Nuremberg, Germany November 21, 1945

On this date in 1945 in Germany the International Mili­tary Tri­bu­nal (Nurem­berg Trials) of Nazi leaders got down to busi­ness in the Bava­rian city where Adolf Hitler had staged his 1930s showy Nazi Party rallies. The legal basis for the trials was estab­lished by the London Char­ter, issued by France, the Soviet Union, the United Kingdom, and the United States on August 8, 1945, which restricted the trials to “punish­ment of the major war crimi­nals of the Euro­pean Axis coun­tries.” Ratified later by 19 other Allies states, the charter defined three cate­gories of crimes: war crimes (i.e., crimes that took place after the out­break of war on Septem­ber 1, 1939), crimes against peace, and crimes against humanity. The inter­national tribu­nal at Nurem­berg (Novem­ber 20, 1945, to Octo­ber 1, 1946) defined crimes against human­ity as “murder, exter­mi­na­tion, en­slave­ment, depor­ta­tion . . . or per­se­cutions on political, racial, or religious grounds.”

Some 200 German political, military, and econo­mic leaders were tried by the IMT, and 1,600 other defen­dants were tried under the tradi­tional channels of mili­tary jus­tice. With the excep­tion of Hitler, Hein­rich Himm­ler, and Joseph Goeb­bels, all three sui­cides, 21 of Hitler’s most promi­nent hench­men were indicted and 12 sen­tenced to death by the panel of judges. Among them were Reich Marshal and Luft­waffe chief Her­mann Goering, the star defen­dant who cheated the hang­man’s noose by suicide; Field Marshal Wil­helm Kei­tel and Col. Gen. Alfred Jodl, signers of Germany’s Instru­ment of Sur­render in May 1945; Joachim von Ribben­trop, Hitler’s foreign minis­ter; Wil­helm Frick, Minis­ter of the Inte­rior and co-author of the Nurem­berg race laws; Hans Frank, gover­nor-gene­ral of German-occupied Poland; and Adolf Eich­mann, who over­saw the exter­mi­na­tion of 400,000 Hun­garian Jews in 1944. Eich­mann, sen­tenced to death in absen­tia, later was caught, tried, and hanged in Israel in 1961. Grand Admiral Karl Doenitz, Hitler’s poli­tical suc­cess­or after his sui­cide, was incar­cer­ated for 10 years. Albert Speer, Hitler’s favor­ite archi­tect and from 1942 onward Minis­ter of Arma­ments and War Pro­duc­tion, was sen­tenced to 20 years. The un­stable Rudolf Hess, Hitler’s Deputy Fuehrer until May 12, 1941, after his far­ci­cal “peace mis­sion” to England failed, was the last of the Nuremberg prisoners to die, by suicide in 1987.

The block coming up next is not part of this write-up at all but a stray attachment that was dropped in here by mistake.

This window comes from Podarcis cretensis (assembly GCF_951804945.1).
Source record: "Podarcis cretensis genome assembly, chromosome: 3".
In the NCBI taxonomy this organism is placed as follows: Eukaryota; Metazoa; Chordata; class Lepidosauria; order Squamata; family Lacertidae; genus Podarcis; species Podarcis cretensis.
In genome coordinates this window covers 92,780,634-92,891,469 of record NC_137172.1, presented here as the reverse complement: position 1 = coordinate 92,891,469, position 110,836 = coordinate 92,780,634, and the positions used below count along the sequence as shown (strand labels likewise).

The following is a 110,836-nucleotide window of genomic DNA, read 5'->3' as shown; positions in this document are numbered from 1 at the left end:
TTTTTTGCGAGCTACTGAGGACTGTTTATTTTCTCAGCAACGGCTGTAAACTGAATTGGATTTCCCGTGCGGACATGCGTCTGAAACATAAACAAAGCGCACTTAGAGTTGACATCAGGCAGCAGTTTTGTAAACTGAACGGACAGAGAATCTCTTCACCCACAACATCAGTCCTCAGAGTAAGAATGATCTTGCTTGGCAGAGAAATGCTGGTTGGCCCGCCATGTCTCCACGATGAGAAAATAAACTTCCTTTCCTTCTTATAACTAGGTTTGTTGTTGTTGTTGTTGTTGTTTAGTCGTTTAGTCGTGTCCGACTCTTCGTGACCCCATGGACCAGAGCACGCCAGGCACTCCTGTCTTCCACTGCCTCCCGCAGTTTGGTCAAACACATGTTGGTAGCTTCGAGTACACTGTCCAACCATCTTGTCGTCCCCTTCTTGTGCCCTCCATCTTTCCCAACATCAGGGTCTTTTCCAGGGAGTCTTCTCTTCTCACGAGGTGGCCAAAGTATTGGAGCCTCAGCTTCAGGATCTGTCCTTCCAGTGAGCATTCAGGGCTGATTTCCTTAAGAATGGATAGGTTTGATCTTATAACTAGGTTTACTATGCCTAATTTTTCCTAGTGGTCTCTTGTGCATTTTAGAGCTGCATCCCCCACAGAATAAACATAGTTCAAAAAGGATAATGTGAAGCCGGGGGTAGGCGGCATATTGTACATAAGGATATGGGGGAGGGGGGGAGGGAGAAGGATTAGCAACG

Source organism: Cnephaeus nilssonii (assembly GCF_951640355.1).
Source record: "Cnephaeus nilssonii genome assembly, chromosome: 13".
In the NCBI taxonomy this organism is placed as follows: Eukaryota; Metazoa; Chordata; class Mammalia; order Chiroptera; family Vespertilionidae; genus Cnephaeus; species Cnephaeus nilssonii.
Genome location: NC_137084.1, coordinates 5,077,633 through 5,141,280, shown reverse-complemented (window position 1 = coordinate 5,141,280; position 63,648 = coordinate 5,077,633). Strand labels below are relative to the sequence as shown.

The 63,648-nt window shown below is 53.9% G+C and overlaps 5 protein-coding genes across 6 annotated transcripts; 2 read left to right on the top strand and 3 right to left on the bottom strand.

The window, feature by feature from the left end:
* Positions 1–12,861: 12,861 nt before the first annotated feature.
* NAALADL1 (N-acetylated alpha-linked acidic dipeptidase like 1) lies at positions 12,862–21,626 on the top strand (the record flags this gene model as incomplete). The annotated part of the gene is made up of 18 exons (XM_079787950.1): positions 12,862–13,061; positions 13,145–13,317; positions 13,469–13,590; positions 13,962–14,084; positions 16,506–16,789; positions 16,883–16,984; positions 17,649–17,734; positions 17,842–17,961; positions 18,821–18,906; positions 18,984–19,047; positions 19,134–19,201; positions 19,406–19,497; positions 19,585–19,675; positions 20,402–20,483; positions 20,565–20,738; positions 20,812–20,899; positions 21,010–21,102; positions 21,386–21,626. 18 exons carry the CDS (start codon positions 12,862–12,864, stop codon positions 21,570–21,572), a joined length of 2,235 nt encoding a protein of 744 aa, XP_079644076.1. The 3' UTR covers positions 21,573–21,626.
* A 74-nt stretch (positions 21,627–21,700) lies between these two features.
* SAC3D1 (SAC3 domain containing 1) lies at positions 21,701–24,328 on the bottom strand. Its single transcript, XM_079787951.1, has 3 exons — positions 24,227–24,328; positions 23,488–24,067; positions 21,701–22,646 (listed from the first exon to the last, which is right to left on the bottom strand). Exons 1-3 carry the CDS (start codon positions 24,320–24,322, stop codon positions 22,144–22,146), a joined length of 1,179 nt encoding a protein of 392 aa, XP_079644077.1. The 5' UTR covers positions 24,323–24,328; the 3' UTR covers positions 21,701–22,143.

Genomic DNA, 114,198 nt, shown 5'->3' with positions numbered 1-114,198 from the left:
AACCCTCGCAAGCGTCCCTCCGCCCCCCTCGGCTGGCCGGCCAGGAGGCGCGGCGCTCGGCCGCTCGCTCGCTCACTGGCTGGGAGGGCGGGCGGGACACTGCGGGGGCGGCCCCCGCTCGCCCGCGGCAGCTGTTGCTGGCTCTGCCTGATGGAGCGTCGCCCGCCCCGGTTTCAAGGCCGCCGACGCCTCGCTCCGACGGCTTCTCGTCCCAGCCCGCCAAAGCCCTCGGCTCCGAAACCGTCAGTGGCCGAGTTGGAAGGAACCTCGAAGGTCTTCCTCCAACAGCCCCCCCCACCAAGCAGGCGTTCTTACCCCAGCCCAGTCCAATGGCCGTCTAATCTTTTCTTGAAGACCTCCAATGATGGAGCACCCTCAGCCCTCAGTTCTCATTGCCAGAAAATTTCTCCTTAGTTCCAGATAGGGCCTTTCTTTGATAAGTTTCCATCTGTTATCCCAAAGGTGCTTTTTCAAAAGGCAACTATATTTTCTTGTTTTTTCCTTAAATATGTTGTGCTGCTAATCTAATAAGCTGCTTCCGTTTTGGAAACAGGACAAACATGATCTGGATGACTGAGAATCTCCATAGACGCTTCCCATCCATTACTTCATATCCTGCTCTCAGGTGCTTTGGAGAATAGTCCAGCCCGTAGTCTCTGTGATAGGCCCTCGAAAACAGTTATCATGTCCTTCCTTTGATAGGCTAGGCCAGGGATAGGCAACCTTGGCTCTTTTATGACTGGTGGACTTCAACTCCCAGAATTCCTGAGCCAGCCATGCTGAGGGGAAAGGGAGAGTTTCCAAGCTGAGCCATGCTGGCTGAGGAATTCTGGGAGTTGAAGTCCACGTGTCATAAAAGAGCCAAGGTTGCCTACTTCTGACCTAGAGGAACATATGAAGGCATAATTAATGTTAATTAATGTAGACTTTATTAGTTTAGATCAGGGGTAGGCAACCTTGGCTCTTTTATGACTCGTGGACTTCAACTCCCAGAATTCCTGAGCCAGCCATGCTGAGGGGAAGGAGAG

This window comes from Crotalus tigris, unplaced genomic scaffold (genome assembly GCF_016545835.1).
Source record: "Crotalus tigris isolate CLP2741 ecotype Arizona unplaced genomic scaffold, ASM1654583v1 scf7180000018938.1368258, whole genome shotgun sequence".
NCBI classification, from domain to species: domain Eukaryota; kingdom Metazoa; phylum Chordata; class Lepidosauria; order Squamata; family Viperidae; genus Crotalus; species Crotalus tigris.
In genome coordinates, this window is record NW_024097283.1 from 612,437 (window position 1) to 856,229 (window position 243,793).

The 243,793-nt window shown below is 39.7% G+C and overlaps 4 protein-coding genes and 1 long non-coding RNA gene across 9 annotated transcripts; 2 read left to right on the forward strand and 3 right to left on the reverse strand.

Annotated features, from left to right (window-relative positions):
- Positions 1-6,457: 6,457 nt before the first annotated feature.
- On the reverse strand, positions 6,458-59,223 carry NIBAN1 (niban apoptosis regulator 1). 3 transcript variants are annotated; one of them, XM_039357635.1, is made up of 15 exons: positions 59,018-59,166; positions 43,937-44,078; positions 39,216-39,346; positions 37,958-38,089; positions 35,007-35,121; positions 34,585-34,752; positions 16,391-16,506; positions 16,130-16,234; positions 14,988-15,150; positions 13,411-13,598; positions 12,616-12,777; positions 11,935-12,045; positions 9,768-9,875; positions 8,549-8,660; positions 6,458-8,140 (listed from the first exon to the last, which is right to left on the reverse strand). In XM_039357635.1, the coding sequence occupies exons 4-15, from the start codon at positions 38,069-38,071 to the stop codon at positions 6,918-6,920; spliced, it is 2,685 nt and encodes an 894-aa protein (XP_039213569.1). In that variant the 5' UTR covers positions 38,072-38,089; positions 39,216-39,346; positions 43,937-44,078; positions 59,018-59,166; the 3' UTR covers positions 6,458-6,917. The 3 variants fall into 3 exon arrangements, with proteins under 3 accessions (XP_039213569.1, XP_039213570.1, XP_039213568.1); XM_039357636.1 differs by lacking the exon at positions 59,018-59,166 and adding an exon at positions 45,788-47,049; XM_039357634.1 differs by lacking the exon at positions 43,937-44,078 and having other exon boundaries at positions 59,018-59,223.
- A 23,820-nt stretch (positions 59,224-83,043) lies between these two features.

The Nuremberg Trials served as the model for the Inter­na­tional Mili­tary Tri­bunal for the Far East (April 29, 1946, to Novem­ber 12, 1948), which tried Japa­nese offi­cials for crimes against peace and against humanity. The most infamous defen­dant at the IMTFE was Japa­nese Prime Minister and War Minister Hideki Tōjō. Iron­i­cally, Japa­nese Shōwa Emperor Hiro­hito, who rubber-stamped all impor­tant deci­sions of Japan’s mili­tary and political leaders, was never brought before the IMTFE.

Postwar Trials of German War Criminals at Nuremberg

Nuremberg trial defendants Nuremberg Trial: Chief U.S. prosecutor Robert Jackson delivers the prosecution’s opening statement

Left: When the International Military Tribunal (IMT) trial of major war crimi­nals opened in court­room 600 of the Nurem­berg Palace of Justice on Novem­ber 20, 1945, 21 defen­dants appeared before judges repre­senting the Allied powers. Not all of the 24 in­dicted defen­dants were in Allied cus­tody or able to stand trial. Nazi Party Secre­tary and Hitler’s right-hand man Martin Bor­mann was tried and convicted in absentia. (Bor­mann’s remains with a cya­nide cap­sule in his jaw were uncovered by construc­tion workers in West Berlin in 1972.) German indus­trialist Gustav Krupp von Bohlen und Hal­bach, included in the orig­inal indict­ment, was excluded due to his advanced age and failing health. And Robert Ley, head of the German Labor Front, committed suicide in prison on the eve of the trial.